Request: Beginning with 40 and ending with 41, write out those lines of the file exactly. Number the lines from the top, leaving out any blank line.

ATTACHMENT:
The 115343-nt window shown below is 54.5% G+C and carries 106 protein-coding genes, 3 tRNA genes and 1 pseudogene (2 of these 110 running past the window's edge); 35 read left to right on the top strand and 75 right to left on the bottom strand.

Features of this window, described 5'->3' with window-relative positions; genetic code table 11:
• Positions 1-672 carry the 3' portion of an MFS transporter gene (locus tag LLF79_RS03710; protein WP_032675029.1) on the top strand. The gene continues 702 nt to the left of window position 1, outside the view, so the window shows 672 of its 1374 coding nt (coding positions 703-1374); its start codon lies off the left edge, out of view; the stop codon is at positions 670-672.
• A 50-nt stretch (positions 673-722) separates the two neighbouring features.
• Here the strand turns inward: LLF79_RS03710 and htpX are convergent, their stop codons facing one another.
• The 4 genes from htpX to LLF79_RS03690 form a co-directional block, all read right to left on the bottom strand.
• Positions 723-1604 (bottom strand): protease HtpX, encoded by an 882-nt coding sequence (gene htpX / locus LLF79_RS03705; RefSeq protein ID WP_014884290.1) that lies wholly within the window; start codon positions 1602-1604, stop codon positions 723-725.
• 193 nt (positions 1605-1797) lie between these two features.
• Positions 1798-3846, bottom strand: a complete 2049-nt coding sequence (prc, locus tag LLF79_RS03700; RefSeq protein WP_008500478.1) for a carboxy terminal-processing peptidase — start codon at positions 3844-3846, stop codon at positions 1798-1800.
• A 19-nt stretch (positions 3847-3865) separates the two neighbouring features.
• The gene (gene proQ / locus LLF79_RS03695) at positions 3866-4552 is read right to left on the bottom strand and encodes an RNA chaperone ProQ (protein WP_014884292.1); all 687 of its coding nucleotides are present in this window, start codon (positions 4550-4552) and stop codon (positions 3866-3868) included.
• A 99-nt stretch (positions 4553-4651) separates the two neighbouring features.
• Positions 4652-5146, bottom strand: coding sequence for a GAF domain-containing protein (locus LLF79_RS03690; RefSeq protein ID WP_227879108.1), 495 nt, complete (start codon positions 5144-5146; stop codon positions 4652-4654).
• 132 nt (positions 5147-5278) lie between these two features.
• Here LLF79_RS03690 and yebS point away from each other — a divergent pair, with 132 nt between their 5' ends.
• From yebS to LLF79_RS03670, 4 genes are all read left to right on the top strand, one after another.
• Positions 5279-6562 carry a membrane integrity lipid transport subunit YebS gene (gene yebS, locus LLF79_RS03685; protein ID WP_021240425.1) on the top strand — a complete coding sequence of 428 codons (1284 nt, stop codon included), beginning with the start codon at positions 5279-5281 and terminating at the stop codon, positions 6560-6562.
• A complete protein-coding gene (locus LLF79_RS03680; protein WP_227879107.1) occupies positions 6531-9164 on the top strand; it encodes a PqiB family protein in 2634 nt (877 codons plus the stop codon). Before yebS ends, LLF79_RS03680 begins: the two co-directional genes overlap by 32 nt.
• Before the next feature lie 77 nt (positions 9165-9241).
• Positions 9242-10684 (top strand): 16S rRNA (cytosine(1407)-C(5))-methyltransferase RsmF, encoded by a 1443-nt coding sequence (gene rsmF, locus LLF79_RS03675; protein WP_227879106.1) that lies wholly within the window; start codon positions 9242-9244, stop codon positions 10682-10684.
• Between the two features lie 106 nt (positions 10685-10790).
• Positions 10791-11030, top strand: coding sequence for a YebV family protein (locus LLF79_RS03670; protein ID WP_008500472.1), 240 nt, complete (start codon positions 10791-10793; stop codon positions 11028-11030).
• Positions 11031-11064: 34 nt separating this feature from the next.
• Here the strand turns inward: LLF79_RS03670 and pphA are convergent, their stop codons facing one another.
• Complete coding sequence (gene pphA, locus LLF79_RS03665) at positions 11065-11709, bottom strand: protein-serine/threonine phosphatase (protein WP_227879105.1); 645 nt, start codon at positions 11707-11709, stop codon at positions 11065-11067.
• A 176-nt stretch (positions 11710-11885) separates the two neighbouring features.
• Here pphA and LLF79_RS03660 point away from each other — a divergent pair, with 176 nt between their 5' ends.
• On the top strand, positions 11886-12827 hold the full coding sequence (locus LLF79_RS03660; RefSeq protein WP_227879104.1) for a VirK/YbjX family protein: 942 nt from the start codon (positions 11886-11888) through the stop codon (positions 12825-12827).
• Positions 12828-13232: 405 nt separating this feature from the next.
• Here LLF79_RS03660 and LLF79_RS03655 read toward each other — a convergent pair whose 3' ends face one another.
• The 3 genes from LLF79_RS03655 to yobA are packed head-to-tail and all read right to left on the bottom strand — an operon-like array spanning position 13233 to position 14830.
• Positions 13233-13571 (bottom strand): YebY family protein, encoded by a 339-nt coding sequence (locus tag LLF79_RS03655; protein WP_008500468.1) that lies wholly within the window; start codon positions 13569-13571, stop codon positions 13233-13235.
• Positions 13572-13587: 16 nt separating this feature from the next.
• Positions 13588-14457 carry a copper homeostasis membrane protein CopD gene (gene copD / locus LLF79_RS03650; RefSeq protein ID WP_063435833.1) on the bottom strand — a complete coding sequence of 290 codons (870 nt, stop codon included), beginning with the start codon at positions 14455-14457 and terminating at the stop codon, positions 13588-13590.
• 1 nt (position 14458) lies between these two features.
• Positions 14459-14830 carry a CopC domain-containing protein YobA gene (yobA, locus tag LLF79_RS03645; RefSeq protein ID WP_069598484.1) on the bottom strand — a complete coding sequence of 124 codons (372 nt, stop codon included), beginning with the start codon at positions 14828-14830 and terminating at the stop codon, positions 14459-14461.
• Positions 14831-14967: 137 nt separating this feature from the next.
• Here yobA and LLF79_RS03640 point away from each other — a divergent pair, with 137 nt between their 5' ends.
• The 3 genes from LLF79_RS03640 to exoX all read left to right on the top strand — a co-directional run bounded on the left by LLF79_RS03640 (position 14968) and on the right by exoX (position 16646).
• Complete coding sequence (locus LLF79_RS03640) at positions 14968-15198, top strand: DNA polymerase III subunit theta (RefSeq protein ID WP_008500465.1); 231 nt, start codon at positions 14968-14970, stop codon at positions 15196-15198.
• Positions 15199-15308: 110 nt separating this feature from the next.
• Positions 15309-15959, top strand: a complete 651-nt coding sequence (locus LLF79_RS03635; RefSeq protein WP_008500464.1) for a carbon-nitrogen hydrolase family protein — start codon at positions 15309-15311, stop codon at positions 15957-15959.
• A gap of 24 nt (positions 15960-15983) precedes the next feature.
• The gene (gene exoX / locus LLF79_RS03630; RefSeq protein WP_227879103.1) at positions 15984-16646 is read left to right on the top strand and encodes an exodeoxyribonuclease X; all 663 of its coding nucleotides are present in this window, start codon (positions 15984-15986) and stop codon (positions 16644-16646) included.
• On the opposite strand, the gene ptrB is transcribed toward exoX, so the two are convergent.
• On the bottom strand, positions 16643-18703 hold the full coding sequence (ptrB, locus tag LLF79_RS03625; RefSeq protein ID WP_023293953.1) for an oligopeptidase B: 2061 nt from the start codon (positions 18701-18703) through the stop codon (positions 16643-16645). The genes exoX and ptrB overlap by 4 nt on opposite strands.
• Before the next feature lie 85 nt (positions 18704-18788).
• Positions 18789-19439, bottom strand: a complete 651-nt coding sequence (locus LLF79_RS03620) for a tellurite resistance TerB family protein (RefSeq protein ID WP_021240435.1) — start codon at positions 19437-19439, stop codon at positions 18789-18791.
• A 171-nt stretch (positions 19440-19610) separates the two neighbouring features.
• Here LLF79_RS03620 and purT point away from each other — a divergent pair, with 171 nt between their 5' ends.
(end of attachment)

• Complete coding sequence (locus LLF79_RS03640) at positions 14968-15198, top strand: DNA polymerase III subunit theta (RefSeq protein ID WP_008500465.1); 231 nt, start codon at positions 14968-14970, stop codon at positions 15196-15198.
• Positions 15199-15308: 110 nt separating this feature from the next.